Cathy Xu ’21

Photo by Katharine Cabot ’22

While Davidson College has a 5.2 percent Asian student population—congruent with America’s 5.8 percent Asian population, according to the U.S. Census Bureau—and offers East Asian, South Asian, and even Chinese Studies, an important distinction between Asian and Asian American needs to be made.

The Asian American experience is one that is, by nature, bound to diaspora and citizenship. Its specificities include the reception of Asian Americans as perpetual foreigners—the idea that they are not American no matter how many generations removed—and/or as the model minority: quiet, hard-working, and apolitical. 

The Asian American identity is one that has been allowed to “pass” by assimilating into American society and by fitting American notions of “good citizenship.” 

However, assimilation entails losing one’s own culture and identity to the dominant culture and reinforces the idea of hierarchical cultures, with that of America as more superior to others. Even being allowed to pass as the model minority or not is contingent upon how it benefits oppressors. 

Asian Americans are considered the model minority when said status can be manipulated to pit them against other marginalized identities; at the same time, they remain a minority and are discriminated against, systematically oppressed, and excluded from the American narrative. 

Asian American is also a pan-ethnic identity and diverse in its range of experiences. It admittedly has its own inter-ethnic differences, like wealth disparities and colorism.

Asian American Studies addresses these specificities, out of the many others, and their day-to-day manifestations. It illuminates the often-neglected collective past of Asians in America, such as Chinese indentured servitude, Japanese-American internment, the Vietnam War, and post-1965 South Asian immigration. 

By historicizing Asian American injustices, it opens up new understandings of the contemporary Asian American experience and equips Asian Americans with the tools to comprehend and vocalize their own personal politics, as well as those of other Asian ethnicities. 

Additionally, it counteracts the deep internalization, and therefore trivialization, of Asian American discrimination, and reminds us all that Asian American issues are issues.

Of course, Asian American Studies does not serve Asian Americans alone. It is naturally interdisciplinary and involves the Anthropology, Arts, Dance, English, Gender & Sexuality Studies, Political Science, Sociology, and Theatre departments, as well as Diasporic, Queer, and Transnational Studies, to name a few. 

It informs the deepened understanding of not only Asian Americans but also of other marginalized and/or fluid identities. 

As Edlie L. Wong demonstrated in last month’s “Slavery and Violence in the Archive” panel, Asian American Studies invites the examination of Afro-Asian relations—for example, between Chinese indentured servants and transatlantic slaves.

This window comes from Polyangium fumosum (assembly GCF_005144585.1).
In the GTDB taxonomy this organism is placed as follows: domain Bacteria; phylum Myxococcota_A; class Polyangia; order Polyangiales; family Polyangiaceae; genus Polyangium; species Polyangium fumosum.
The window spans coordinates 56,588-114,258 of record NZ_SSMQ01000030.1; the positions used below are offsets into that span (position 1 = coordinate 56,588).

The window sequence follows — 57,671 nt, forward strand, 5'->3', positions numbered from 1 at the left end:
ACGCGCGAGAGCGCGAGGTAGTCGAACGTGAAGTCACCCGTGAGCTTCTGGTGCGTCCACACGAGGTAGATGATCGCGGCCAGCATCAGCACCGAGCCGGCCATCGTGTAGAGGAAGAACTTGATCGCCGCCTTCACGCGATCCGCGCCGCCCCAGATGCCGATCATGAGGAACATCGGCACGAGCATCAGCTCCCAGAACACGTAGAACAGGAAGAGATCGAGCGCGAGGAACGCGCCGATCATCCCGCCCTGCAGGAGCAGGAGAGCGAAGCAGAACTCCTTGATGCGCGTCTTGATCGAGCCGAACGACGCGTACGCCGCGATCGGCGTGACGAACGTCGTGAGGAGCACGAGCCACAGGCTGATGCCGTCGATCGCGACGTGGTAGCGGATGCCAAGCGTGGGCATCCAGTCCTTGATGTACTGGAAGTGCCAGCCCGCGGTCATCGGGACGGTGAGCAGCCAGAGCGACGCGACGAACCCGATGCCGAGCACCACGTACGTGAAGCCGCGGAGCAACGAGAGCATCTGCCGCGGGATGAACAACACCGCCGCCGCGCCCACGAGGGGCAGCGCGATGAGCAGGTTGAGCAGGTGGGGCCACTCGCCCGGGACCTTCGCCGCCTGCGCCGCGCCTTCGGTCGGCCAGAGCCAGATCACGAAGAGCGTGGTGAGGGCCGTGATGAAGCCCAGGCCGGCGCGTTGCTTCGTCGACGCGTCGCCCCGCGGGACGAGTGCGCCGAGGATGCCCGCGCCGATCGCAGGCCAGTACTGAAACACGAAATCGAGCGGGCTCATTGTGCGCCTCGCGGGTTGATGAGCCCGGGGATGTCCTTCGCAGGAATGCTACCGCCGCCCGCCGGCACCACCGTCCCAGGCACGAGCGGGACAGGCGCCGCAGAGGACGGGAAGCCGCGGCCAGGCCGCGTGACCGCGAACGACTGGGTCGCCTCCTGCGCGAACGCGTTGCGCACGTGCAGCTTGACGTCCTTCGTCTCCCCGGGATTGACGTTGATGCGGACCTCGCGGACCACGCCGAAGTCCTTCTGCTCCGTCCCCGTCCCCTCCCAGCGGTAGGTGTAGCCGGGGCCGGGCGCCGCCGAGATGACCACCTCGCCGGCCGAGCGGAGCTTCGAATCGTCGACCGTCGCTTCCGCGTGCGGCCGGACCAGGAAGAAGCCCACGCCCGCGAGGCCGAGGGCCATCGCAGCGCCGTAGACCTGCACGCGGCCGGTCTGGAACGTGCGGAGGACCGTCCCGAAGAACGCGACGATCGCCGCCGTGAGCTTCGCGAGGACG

As spectacular of a job as East Asian, South Asian, and Chinese Studies do with their disciplines, their focus is on continental Asia. These departments are not equipped enough to address so much of the Asian American experience and are also too regionally specific to encompass the pan-ethnic identities and inter-ethnic relations included in Asian American Studies. 

Granted, while we do have some Asian American faculty members, we must question how many are tenured and permanently available to students. 

More importantly, as much as they can offer through their personal experiences, being of the identity does not make one a specialist in the studies of it.

The need for Asian American Studies on our campus has driven students to demand it, just as many waves of students before have.The efforts of the most recent wave, including students from the classes of ’16 to ’18, took the form of administrative demands and an independent study that culminated in the website “ExpectAsian.” 

Now, demands have manifested once again in the newly established Asian American Initiative (AAI), whose goals are twofold.

First, AAI seeks to introduce Asian American Studies to all students and to demonstrate student interest and a model for an Asian American course through our Dialogue Series with reading discussions, film screenings, and visiting lecturers. The last discussion hosted thirty-three students, making up more than a full class at Davidson. 

The Dialogue Series speaks to AAI’s second and ultimate goal of establishing Asian American Studies through hiring tenure-track Asian American Studies specialists, including the college’s only Asian American Studies specialist and two-year contracted visiting professor of Davidson’s only Asian American Studies course, Dr. Yurika Tamura.

Especially prior to AAI, Asian American students have expressed sentiments of not knowing other Asian American students, of only being able to feel the strongest sense of belonging and affinity within other communities of people of color, of the lack of education about themselves, and/or of political passivity on their parts. 

Thus, the introduction of AAI is not only about Asian American social justice but also the strengthening of the Asian American identity and community at Davidson. 

Yet, regardless of the formation of AAI and student commitment to Asian American Studies, it is not the responsibility of students to take on the time commitment and emotional labor of educating ourselves and others outside of our regular coursework and full-time role as students. 

Our institution needs to begin compensating for its lack of a unified Asian American community, knowledgeable Asian American role models, and support in academic and personal resources that are catered to Asian American needs. 

Cathy Xu ’21 is undeclared from Shanghai, China. Contact her at caxu@davidson.edu.